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Nutrients 2016, 8(5), 295; doi:10.3390/nu8050295

Review
Protein Intake and Muscle Health in Old Age: From Biological Plausibility to Clinical Evidence
Francesco Landi *, Riccardo Calvani, Matteo Tosato, Anna Maria Martone, Elena Ortolani, Giulia Savera, Emanuela D’Angelo, Alex Sisto and Emanuele Marzetti
Department of Geriatrics, Neurosciences and Orthopedics, Catholic University of the Sacred Heart, L.go F. Vito 8, Rome 00168, Italy
*
Correspondence: Tel.: +39-06-3388-546; Fax: +39-06-3051-911
Received: 9 March 2016 / Accepted: 7 May 2016 / Published: 14 May 2016

Abstract

: The provision of sufficient amounts of dietary proteins is central to muscle health as it ensures the supply of essential amino acids and stimulates protein synthesis. Older persons, in particular, are at high risk of insufficient protein ingestion. Furthermore, the current recommended dietary allowance for protein (0.8 g/kg/day) might be inadequate for maintaining muscle health in older adults, probably as a consequence of “anabolic resistance” in aged muscle. Older individuals therefore need to ingest a greater quantity of protein to maintain muscle function. The quality of protein ingested is also essential to promoting muscle health. Given the role of leucine as the master dietary regulator of muscle protein turnover, the ingestion of protein sources enriched with this essential amino acid, or its metabolite β-hydroxy β-methylbutyrate, is thought to offer the greatest benefit in terms of preservation of muscle mass and function in old age.
Keywords:
sarcopenia; frailty; malnutrition; leucine; anorexia; supplementation; amino acid

1. Introduction

An adequate intake of dietary proteins is vital to maintaining muscle mass as it ensures the provision of essential amino acids and stimulates protein synthesis. Older individuals are at high risk for insufficient protein intake. Furthermore, the current recommended dietary allowance (RDA) for protein (0.8 g/kg/day) might not be sufficient for preserving muscle mass and quality in old age [1]. This, along with the fact that high protein ingestion decreases the risk of perioperative complications [2,3], increases bone mineral density [4,5], and reduces rehabilitation time after an acute disease [6], highlights the importance of optimal protein ingestion in later life. However, it is debated whether the current RDA for protein intake is truly sufficient to avoid major adverse events in older persons, especially in frail, critically ill patients [7]. Given the fact that protein–energy malnutrition is a major risk factor for the development of sarcopenia [8,9,10], a suboptimal nutritional status may mediate the association between sarcopenia and negative clinical outcomes in older and frail individuals (Figure 1).
For example, in the Health, Aging, and Body Composition (Health ABC) Study, older participants in the highest quintile of protein intake lost nearly 40% less appendicular lean mass than did those in the lowest quintile over three years of follow-up, after adjusting for potential confounders [11]. In this respect, it is important to highlight that protein supplementation per se may be sufficient to increase muscle mass in malnourished older inpatients [12]. This effect may clarify, at least partially, the improvement in clinical outcomes observed in older hospitalized persons undergoing specific protein supplementation regimens [7,13]. This evidence emphasizes the central role of nutrition and in particular, the correct level of protein consumption in the management of sarcopenia.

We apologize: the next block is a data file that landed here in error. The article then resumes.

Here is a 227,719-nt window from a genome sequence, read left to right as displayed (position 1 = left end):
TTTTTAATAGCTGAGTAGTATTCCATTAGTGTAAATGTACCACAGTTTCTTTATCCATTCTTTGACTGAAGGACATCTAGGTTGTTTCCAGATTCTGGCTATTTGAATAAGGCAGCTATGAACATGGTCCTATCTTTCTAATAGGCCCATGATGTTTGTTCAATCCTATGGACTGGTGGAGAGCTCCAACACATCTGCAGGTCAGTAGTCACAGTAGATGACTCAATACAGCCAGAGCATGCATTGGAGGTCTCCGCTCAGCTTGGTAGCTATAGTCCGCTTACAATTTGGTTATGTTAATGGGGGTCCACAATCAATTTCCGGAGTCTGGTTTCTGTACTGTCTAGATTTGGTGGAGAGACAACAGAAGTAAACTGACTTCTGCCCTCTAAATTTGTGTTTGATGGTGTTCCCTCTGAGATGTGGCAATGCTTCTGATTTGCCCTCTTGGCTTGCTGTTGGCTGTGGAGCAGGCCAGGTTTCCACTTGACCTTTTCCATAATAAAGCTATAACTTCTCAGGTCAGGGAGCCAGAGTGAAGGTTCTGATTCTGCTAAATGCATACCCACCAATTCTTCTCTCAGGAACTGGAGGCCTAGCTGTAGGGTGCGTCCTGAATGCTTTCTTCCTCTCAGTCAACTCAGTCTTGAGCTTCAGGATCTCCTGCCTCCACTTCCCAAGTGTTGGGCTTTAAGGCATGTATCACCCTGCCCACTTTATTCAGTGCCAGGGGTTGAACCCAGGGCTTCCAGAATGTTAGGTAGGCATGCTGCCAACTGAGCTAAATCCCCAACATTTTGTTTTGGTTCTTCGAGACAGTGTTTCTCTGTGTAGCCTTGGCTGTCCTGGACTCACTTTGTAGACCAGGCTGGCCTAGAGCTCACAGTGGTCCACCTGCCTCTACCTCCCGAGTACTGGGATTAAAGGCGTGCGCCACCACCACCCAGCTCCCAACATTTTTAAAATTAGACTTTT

One crucial aspect to consider is that a greater dietary protein intake may be necessary for the promotion of muscle health in older individuals compared with younger persons [7]. Yet, a number of issues related to protein intake and eventually protein supplementation in old age must still be addressed.

2. Putative Mechanisms of Protein Action on Muscle Cells

Skeletal muscle mass is controlled by the complex interaction of many factors; nevertheless, it is indisputable that the balance between protein synthesis and breakdown has an integral role in the process [14]. Significant losses or improvements in muscle mass are therefore primarily the result of persistent changes in muscle protein synthesis rates, breakdown rates, or a combination of both mechanisms. On the other hand, muscle protein metabolism is greatly dependent upon ingesting an adequate amount of proteins and amino acids [15,16].
Muscle protein synthesis rates are controlled predominantly by responsiveness to anabolic stimuli, such as physical activity and food consumption [17]. Dietary protein and/or specific amino acid ingestion largely increases muscle protein synthesis rates and inhibits protein breakdown, thus favoring net muscle protein deposition. In particular, aging does not seem to influence skeletal muscle protein breakdown, autophagy, or the ubiquitin proteasome system, for example following an acute bout of resistance exercise [18]. Therefore, targeting the muscle protein synthesis response may hold more promise in the prevention sarcopenia during the aging process.